The Doha round of global trade talks are close to reaching an accord in principle on industrial tariffs and farm subsidies and quotas, Brazil’s chief trade negotiator said Monday.
“We’re closer to an agreement than ever before,” Robert Azevedo told Reuters. “It is within grasp.” He cited an increased sense of urgency among negotiators to reach an accord before the U.S. presidential election in November and particularly more willingness by the European Union and the United States in recent weeks.
The key trade players had moved from repeating their established positions to actively seek solutions and bridging differences among members, Azevedo said.
There was no certainty of success and a likely ministerial-level meeting in late April or early May would be decisive, he said.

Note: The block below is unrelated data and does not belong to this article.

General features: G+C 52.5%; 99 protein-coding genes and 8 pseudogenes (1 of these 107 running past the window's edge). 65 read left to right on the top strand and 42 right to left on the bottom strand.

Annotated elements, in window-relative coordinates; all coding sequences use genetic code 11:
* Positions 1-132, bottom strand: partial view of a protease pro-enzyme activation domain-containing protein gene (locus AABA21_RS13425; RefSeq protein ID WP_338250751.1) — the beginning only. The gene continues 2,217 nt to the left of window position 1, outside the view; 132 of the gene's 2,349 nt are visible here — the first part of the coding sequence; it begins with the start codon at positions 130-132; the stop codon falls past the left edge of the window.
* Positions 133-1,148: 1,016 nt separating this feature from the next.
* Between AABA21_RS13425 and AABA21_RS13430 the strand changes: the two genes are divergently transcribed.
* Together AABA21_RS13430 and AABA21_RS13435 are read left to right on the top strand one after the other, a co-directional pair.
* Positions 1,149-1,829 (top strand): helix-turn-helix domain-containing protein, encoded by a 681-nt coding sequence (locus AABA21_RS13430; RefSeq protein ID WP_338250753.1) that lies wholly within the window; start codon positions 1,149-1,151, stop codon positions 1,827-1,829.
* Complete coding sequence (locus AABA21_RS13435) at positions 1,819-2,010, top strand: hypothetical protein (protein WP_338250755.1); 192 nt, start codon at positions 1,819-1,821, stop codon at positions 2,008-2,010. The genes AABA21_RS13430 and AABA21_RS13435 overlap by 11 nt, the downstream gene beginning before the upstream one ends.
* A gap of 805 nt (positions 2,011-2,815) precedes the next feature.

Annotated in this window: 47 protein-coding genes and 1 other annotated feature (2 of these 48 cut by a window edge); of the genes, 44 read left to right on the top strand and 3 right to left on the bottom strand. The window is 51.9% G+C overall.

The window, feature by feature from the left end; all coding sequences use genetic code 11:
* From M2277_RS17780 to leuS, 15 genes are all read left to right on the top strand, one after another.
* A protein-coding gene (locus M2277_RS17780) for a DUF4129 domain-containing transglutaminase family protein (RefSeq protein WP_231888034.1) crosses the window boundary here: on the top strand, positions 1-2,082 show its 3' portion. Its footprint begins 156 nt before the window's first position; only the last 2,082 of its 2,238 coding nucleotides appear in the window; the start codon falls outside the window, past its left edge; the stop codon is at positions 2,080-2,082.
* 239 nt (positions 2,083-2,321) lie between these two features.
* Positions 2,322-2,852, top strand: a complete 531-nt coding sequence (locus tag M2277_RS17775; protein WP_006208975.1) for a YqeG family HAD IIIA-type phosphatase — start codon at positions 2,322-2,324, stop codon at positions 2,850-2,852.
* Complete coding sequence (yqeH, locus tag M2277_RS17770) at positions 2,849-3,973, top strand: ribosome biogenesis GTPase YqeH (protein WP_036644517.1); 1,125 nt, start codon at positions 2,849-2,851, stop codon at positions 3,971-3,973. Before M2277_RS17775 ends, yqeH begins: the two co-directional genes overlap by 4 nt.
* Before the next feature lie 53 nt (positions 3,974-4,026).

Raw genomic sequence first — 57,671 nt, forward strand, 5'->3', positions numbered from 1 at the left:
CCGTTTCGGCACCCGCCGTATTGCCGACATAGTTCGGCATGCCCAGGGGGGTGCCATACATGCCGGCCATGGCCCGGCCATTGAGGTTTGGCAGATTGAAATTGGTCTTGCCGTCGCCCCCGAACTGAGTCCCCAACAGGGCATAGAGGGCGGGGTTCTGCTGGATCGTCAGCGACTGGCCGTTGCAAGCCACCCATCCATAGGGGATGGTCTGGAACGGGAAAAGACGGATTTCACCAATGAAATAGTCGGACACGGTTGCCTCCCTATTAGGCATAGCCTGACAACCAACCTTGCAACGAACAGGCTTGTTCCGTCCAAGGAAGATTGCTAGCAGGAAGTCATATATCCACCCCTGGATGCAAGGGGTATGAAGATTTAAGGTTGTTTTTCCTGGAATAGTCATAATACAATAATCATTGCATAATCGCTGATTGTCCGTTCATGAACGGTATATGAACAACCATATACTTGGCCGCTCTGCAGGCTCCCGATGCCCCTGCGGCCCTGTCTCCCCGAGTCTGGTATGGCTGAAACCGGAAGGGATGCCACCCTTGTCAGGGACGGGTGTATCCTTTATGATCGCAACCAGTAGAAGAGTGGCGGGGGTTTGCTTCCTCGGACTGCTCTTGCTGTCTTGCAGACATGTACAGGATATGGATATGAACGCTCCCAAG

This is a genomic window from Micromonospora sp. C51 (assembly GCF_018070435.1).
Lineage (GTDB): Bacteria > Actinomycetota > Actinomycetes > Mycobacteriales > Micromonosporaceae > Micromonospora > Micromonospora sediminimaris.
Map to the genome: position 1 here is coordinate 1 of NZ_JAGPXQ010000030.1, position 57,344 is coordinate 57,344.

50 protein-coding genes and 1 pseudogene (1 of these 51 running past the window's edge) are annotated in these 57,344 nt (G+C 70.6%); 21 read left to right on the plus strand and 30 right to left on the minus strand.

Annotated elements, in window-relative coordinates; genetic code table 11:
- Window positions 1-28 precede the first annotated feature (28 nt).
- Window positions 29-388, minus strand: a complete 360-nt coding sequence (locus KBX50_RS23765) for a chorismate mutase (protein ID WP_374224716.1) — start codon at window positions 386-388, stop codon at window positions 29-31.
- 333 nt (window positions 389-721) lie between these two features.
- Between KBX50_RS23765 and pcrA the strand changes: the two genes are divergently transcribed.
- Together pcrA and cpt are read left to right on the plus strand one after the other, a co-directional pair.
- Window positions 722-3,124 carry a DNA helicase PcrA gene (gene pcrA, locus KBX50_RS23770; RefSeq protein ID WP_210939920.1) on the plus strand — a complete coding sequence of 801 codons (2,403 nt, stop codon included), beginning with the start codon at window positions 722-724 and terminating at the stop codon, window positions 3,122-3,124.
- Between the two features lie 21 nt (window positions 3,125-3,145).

The objective was for the current U.S. government to sign-off on an agreement before the winner of November’s presidential election took office, Azevedo said.
Brazil, one of the world’s biggest producers of farm goods, has played a major role in the Doha trade talks representing the interests of developing countries.
The Doha round, launched in 2001 to boost the global economy and ease poverty in the developing world, has been bogged down by disagreements over farm subsidies and import tariffs.
[IJ: It is also important for the financial services industry, including insurers and brokers, that a deal be struck. Any further relaxation of trade restrictions, leading to more opening of emerging markets, is generally considered to be dependent on a compromise being reached on primary goods, mainly farm products].
But the talks have shown some signs of progressing in recent days. Brazil’s President Luiz Inacio Lula da Silva and European Commission President Jose Manuel Barroso said last week they were optimistic an agreement would be reached soon.
Was this article valuable?
Here are more articles you may enjoy.